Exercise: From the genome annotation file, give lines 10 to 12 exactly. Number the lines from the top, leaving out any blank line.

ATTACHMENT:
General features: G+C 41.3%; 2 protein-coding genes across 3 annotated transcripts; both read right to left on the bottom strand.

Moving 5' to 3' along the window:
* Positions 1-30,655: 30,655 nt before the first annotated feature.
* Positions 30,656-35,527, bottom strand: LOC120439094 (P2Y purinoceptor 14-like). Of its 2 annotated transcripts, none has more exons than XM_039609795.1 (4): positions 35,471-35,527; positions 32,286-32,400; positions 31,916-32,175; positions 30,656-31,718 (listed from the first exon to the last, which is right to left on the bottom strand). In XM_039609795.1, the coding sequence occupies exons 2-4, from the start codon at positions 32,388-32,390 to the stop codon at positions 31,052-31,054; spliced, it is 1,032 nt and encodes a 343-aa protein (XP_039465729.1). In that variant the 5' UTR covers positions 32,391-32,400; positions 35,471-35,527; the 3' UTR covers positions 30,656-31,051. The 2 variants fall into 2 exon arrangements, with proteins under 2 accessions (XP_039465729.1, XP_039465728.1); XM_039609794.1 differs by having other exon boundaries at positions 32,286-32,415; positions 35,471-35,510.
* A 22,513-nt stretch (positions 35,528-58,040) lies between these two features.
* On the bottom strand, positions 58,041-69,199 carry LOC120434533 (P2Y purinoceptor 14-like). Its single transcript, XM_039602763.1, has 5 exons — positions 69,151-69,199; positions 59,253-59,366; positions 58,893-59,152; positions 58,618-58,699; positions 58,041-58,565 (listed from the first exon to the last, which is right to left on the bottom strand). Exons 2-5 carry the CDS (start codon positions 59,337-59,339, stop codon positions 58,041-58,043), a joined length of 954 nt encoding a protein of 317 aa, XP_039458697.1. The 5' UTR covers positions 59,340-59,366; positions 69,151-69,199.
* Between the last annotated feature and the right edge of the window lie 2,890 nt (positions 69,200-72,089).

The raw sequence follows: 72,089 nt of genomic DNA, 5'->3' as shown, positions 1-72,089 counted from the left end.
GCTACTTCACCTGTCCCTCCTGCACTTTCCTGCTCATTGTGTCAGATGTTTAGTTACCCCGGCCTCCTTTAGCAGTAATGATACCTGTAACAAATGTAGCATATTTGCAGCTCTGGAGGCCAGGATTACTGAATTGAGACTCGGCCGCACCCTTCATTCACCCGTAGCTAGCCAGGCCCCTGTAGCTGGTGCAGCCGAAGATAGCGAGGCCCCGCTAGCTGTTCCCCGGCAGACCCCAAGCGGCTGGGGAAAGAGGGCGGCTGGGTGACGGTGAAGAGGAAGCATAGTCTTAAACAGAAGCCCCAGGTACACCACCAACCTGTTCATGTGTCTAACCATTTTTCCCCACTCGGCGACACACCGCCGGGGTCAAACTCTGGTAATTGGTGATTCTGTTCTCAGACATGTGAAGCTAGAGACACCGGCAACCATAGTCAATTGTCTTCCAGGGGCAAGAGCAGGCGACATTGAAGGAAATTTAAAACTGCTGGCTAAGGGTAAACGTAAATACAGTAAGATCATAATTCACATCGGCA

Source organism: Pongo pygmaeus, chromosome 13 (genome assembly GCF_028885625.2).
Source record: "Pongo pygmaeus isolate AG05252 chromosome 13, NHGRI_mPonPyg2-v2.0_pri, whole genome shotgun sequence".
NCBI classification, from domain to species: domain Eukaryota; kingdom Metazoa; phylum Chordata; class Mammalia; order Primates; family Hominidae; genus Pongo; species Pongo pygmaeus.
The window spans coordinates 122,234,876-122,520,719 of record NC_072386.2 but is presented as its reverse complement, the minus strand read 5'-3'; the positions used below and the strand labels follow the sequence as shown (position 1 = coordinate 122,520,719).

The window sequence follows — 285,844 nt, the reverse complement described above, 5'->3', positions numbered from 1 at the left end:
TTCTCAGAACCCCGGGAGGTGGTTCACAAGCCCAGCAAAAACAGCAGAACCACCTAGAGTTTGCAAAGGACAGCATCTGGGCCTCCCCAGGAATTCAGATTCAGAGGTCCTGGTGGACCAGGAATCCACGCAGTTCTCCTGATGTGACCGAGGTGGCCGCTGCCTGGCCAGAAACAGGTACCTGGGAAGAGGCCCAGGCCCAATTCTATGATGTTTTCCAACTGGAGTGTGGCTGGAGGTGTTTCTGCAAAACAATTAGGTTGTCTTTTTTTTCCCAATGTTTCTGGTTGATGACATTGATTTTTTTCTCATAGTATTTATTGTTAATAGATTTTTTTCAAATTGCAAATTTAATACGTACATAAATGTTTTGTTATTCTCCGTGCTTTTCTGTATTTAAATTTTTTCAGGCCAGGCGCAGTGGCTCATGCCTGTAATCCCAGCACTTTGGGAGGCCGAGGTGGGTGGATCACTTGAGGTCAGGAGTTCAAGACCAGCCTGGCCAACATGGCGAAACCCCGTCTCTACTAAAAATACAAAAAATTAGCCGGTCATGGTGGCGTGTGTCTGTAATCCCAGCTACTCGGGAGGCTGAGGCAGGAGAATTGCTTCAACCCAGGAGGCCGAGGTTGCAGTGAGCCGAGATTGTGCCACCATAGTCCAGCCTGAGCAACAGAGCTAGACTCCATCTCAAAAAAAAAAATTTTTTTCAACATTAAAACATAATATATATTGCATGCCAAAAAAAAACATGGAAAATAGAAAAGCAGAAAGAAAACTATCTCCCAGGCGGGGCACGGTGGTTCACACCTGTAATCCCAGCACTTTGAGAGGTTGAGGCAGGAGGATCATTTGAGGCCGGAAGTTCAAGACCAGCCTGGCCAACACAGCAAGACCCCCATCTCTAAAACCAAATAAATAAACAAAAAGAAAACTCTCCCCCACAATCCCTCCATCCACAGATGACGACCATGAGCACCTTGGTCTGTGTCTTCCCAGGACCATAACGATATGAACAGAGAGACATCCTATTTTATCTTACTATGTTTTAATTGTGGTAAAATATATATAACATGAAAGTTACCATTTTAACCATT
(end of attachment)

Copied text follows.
Source organism: Pongo pygmaeus, chromosome 13 (genome assembly GCF_028885625.2).
Source record: "Pongo pygmaeus isolate AG05252 chromosome 13, NHGRI_mPonPyg2-v2.0_pri, whole genome shotgun sequence".
NCBI classification, from domain to species: domain Eukaryota; kingdom Metazoa; phylum Chordata; class Mammalia; order Primates; family Hominidae; genus Pongo; species Pongo pygmaeus.